"Absolutely not."

"Why not, West? I mean, it's not fair…"

"It's perfectly fair, Gilbert."

"It's not! Why does Francis get his own? And Feliks? And Alfred? And all the Nordics? And you?"

"Stop glaring at me, bruder. Since you're technically East Germany now, we kind of share it…"

"Nein, Ludwig. It's not fair. I want one for Prussia, too."

"You've never liked sharing, Gilbert. But you technically can't because nobody can discover anything in Prussia anymore."


"That's final, Gilbert."

"You're such a mean little bro, West! And after all I've done for you…"

"Or rather, after all I've done for you."

"C'moooooon. Couldn't Marie Curie just…"

"She wasn't Prussian, Gilbert. She was Polish. And besides, it's not like it's a big deal if you have one of your own."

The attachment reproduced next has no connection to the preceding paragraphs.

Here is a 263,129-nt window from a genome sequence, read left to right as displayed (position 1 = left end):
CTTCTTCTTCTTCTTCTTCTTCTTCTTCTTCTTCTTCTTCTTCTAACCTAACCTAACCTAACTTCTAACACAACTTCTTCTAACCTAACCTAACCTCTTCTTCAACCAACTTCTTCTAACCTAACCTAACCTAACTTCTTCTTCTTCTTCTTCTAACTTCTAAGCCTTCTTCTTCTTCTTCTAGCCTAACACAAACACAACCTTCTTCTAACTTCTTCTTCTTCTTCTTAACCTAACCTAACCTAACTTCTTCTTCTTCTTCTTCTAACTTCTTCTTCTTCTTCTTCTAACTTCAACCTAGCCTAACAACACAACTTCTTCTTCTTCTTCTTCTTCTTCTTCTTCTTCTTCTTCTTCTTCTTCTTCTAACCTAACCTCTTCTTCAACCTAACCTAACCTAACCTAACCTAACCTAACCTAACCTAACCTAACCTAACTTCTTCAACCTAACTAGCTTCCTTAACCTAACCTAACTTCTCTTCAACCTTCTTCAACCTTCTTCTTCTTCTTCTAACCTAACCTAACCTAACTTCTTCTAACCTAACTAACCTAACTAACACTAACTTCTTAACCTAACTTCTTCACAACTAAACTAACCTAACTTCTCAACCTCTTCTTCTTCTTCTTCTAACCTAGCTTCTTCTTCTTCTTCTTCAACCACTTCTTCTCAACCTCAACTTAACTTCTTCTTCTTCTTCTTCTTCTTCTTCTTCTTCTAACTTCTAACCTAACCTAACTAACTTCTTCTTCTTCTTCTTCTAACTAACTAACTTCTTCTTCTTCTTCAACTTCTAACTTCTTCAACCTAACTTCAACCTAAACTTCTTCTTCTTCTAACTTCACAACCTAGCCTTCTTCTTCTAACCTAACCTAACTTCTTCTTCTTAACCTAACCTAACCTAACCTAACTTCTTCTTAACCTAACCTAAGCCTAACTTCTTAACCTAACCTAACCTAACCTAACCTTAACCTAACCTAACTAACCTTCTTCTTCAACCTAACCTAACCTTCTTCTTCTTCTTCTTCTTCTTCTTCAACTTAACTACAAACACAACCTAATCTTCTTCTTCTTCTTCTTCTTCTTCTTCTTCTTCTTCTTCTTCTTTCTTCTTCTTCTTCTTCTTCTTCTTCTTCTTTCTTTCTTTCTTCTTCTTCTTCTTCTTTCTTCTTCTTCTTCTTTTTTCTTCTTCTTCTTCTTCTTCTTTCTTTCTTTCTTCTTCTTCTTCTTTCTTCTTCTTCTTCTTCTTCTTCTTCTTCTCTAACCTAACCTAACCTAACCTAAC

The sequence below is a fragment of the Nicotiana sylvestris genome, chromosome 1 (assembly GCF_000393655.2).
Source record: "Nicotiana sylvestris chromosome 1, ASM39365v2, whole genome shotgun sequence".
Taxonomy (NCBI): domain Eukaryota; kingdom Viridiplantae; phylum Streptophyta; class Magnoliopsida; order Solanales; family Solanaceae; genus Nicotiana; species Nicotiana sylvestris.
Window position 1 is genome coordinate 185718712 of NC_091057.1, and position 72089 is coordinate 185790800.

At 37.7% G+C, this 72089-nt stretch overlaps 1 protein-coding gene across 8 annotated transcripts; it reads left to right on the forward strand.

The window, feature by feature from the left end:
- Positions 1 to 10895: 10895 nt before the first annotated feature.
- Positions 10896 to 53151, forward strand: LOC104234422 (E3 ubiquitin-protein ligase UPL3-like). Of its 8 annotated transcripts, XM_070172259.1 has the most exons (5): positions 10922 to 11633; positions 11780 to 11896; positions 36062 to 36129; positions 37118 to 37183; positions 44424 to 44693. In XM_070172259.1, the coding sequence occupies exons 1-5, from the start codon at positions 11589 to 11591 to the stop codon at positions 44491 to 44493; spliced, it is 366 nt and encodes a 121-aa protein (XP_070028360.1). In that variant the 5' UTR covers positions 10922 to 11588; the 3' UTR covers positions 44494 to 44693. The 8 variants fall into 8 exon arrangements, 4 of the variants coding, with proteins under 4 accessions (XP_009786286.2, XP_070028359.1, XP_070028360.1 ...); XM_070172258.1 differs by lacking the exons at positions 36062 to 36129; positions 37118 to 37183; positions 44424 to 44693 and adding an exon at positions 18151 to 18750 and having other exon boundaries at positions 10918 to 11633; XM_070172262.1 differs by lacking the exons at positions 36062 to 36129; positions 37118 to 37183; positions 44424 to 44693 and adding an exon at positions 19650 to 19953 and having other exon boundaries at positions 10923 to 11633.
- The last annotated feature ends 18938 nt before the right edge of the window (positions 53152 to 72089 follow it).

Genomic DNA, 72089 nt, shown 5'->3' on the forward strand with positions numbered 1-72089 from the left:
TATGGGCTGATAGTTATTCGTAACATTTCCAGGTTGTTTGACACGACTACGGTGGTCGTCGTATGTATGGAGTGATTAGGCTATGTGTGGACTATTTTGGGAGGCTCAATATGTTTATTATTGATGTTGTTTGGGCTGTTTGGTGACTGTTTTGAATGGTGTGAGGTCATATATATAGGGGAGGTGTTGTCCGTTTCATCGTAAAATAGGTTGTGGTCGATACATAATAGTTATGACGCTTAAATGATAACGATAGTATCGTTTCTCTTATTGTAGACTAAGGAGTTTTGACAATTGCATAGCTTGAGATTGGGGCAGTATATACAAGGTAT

"And she gets her own element on the stupid periodic table? Curium? It is a big deal!"

"Gilbert, it's an element."

"And Francium? Polonium? Americium? Scandium? Germanium? C'mon, West. I want my own. It's like, a symbol of awesomeness."

"Stop being immature, Gilbert. If you want, go discover some new element and name it Prussium or something. Are you happy now? Wait, don't smile like that, Gilbert. You make me nervous when you do that–"

"Gott! West, that's genius! Sometimes I'm so proud of you. You think there's some cool undiscovered element in the backyard? Hey, where'd you put the old shovel?"

"Shut up, Gilbert."

"You can't shut me up! I'm going to discover Prussium, and when I get the Newbery Prize whatever for finding it, you aren't getting a mention in my acceptance speech!"

"Ugh. Gilbert, get back here. Gilbert!"

notes: Americium is technically shared by North and South America.

Polonium and Curium were both discovered by Marie Curie, who named the former for her home country.

The Newbery Medal is given to outstanding novels. Gilbert (probably) means the Nobel Prize.

a dialogue-only exercise I did because someone told me I describe too much.